Now Escamilla is without the friend she said was closer than a sister, the special and caring person she instantly befriended last year in what she later described as a magical moment. Billasano had moved to Rosenberg to live with her mother after the allegations of abuse became known to the family. In no time at all, the two girls were, in their words, like “peas and carrots.” Shortly before she died, Billasano gave the “other” Ashly two of her glow-in-the-dark stars to put on the ceiling of her room. The stars were to remind Escamilla of their friendship before she went to sleep at night.
“She wanted justice from the very beginning,” Escamilla said. “She said police and CPS acted like it was nothing. She said it was like they did not want to believe her. So, to go on living when someone hurt her, and no one ever did anything about it – wouldn’t that drive you insane? To feel ignored by people who were supposed to help you. That was crazy. She had support from me and my boyfriend and her mom, but she did not have justice. She needed to get her point across and to make it known that she was wronged.”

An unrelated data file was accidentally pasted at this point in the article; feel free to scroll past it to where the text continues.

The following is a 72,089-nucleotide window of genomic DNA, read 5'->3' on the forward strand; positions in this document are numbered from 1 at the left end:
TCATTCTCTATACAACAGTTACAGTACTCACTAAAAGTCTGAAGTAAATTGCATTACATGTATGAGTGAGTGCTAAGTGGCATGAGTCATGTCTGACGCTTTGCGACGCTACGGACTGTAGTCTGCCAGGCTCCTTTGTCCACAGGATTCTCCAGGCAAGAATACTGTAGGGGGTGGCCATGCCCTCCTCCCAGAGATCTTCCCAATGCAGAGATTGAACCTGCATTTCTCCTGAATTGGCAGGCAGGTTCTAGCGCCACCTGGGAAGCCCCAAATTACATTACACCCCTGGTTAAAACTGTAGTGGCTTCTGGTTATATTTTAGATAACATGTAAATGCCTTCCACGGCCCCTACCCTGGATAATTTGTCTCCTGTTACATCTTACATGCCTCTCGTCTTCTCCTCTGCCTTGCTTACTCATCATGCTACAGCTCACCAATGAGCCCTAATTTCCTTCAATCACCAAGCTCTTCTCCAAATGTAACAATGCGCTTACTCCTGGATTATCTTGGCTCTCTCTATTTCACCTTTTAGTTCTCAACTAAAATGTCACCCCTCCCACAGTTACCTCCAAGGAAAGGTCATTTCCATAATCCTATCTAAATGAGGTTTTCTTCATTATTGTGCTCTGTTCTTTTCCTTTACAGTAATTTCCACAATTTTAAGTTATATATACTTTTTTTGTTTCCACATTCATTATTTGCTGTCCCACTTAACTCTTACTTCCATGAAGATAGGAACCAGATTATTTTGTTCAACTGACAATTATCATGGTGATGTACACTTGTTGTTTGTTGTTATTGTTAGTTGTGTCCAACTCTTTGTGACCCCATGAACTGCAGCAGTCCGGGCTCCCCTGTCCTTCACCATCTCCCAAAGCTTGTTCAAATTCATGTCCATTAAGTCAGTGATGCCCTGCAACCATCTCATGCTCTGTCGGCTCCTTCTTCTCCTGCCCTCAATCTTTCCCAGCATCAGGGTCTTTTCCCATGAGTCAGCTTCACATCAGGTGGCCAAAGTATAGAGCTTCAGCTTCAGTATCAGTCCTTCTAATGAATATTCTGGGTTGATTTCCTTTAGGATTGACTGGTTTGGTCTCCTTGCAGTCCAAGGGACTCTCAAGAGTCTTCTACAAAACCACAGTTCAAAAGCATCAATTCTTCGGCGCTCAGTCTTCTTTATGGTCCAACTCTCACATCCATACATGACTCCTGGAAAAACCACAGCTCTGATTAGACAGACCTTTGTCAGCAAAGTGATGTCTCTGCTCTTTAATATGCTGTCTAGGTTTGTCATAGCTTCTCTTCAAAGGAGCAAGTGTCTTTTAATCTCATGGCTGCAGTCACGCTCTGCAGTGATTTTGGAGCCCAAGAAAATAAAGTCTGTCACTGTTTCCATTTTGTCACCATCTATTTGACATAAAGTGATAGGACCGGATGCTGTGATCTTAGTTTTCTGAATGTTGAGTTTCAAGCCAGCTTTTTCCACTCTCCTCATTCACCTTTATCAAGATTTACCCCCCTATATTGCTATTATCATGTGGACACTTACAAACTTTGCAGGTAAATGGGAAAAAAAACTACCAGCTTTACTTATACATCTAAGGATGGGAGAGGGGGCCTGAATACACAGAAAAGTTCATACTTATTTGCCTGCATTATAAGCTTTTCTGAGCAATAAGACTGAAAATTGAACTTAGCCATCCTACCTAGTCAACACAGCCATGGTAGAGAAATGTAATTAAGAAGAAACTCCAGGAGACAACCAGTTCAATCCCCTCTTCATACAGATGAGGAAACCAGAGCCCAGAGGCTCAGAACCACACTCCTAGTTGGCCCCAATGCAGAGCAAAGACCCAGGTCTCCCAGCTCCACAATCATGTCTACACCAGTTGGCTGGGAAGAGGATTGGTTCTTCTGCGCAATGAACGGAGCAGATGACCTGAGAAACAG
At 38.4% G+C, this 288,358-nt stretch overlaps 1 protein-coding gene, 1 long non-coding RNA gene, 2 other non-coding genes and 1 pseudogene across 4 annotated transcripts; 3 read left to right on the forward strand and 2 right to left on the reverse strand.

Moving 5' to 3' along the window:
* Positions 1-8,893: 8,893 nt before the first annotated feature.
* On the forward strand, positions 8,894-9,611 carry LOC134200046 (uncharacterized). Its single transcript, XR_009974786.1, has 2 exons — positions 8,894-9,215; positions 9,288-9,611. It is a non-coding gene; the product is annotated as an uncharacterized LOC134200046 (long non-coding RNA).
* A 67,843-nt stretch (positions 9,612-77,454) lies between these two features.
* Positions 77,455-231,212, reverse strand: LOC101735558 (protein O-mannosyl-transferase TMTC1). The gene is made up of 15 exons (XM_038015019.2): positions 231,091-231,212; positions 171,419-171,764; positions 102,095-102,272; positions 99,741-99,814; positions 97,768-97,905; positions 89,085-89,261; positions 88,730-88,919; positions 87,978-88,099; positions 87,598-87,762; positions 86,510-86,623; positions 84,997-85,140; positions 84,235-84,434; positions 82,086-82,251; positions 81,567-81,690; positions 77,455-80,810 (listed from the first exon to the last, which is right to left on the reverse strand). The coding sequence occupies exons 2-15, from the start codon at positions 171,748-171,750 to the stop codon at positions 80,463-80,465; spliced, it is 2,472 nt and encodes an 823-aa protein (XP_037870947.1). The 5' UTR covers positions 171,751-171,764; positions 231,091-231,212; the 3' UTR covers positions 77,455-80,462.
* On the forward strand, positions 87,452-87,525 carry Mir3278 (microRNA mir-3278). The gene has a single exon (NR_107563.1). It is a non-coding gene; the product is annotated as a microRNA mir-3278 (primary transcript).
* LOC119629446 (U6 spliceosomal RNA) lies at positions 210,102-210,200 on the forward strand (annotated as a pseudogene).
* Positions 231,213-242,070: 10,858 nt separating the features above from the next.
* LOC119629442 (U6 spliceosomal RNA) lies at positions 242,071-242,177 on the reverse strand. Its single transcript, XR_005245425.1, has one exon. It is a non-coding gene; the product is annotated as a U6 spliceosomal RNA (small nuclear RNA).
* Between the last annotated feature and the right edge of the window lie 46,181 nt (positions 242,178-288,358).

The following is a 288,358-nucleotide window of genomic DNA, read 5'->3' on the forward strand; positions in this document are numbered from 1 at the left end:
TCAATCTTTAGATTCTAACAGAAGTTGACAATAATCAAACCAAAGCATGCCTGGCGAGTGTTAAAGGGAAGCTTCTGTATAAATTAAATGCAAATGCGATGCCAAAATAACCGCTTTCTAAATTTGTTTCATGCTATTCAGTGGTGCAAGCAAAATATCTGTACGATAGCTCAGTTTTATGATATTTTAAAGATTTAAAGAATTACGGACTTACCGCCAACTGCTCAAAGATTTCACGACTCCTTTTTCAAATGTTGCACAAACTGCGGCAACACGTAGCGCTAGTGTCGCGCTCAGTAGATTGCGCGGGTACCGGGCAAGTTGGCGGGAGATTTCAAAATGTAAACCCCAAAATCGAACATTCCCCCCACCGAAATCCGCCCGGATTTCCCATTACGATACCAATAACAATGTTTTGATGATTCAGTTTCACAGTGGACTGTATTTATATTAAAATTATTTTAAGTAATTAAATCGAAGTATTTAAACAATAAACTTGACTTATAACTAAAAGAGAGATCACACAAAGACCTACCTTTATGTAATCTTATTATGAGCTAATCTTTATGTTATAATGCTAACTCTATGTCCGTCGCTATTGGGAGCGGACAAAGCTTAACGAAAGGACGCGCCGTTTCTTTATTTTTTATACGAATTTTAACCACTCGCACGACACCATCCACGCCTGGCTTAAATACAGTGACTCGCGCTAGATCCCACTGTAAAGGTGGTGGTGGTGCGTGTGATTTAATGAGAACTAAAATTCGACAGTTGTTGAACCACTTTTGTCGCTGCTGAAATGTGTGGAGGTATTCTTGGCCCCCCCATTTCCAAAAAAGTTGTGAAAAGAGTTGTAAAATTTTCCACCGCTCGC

A spokesman for Texas Child Protective Services said privacy concerns keep the agency from commenting about whether an investigation followed Billasano’s allegations. The Williamson County District Attorney’s office, which reportedly had presented information to a grand jury, did not return a Chronicle phone call. Billasano was living in Round Rock at the time.